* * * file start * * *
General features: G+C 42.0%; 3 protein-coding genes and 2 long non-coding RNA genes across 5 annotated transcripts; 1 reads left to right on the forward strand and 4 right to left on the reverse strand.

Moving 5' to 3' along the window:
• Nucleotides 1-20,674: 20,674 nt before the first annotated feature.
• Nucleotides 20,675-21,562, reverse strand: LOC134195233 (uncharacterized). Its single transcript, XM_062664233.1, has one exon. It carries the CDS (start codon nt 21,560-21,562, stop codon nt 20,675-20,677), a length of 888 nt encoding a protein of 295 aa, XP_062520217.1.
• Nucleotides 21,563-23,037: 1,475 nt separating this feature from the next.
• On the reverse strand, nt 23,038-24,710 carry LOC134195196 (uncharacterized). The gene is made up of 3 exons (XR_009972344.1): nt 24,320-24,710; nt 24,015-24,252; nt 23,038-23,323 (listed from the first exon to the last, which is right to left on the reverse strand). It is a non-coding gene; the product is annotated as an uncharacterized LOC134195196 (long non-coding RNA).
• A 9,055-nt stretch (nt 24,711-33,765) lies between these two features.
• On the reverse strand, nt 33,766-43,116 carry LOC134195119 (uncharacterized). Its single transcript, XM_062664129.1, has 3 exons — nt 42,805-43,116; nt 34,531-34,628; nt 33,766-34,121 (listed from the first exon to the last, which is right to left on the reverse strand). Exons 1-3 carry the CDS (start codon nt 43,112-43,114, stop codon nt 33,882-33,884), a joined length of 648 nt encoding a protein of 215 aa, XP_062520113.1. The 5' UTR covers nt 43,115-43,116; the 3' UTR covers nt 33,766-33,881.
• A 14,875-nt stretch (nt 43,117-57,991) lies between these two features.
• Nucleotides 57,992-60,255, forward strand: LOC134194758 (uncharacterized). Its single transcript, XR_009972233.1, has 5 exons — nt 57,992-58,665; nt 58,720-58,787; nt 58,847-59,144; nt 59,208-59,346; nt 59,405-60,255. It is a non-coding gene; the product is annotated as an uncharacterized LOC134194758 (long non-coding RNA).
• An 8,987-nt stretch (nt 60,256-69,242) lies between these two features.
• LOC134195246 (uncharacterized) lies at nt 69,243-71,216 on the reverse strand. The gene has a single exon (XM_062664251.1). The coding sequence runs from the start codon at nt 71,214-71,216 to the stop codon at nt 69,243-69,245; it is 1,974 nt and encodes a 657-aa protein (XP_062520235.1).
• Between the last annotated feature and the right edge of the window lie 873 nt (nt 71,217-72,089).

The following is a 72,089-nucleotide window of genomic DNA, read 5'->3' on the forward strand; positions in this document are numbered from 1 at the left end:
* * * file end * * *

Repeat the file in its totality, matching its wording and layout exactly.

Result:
General features: G+C 42.0%; 3 protein-coding genes and 2 long non-coding RNA genes across 5 annotated transcripts; 1 reads left to right on the forward strand and 4 right to left on the reverse strand.

Moving 5' to 3' along the window:
• Nucleotides 1-20,674: 20,674 nt before the first annotated feature.
• Nucleotides 20,675-21,562, reverse strand: LOC134195233 (uncharacterized). Its single transcript, XM_062664233.1, has one exon. It carries the CDS (start codon nt 21,560-21,562, stop codon nt 20,675-20,677), a length of 888 nt encoding a protein of 295 aa, XP_062520217.1.
• Nucleotides 21,563-23,037: 1,475 nt separating this feature from the next.
• On the reverse strand, nt 23,038-24,710 carry LOC134195196 (uncharacterized). The gene is made up of 3 exons (XR_009972344.1): nt 24,320-24,710; nt 24,015-24,252; nt 23,038-23,323 (listed from the first exon to the last, which is right to left on the reverse strand). It is a non-coding gene; the product is annotated as an uncharacterized LOC134195196 (long non-coding RNA).
• A 9,055-nt stretch (nt 24,711-33,765) lies between these two features.
• On the reverse strand, nt 33,766-43,116 carry LOC134195119 (uncharacterized). Its single transcript, XM_062664129.1, has 3 exons — nt 42,805-43,116; nt 34,531-34,628; nt 33,766-34,121 (listed from the first exon to the last, which is right to left on the reverse strand). Exons 1-3 carry the CDS (start codon nt 43,112-43,114, stop codon nt 33,882-33,884), a joined length of 648 nt encoding a protein of 215 aa, XP_062520113.1. The 5' UTR covers nt 43,115-43,116; the 3' UTR covers nt 33,766-33,881.
• A 14,875-nt stretch (nt 43,117-57,991) lies between these two features.
• Nucleotides 57,992-60,255, forward strand: LOC134194758 (uncharacterized). Its single transcript, XR_009972233.1, has 5 exons — nt 57,992-58,665; nt 58,720-58,787; nt 58,847-59,144; nt 59,208-59,346; nt 59,405-60,255. It is a non-coding gene; the product is annotated as an uncharacterized LOC134194758 (long non-coding RNA).
• An 8,987-nt stretch (nt 60,256-69,242) lies between these two features.
• LOC134195246 (uncharacterized) lies at nt 69,243-71,216 on the reverse strand. The gene has a single exon (XM_062664251.1). The coding sequence runs from the start codon at nt 71,214-71,216 to the stop codon at nt 69,243-69,245; it is 1,974 nt and encodes a 657-aa protein (XP_062520235.1).
• Between the last annotated feature and the right edge of the window lie 873 nt (nt 71,217-72,089).

The following is a 72,089-nucleotide window of genomic DNA, read 5'->3' on the forward strand; positions in this document are numbered from 1 at the left end: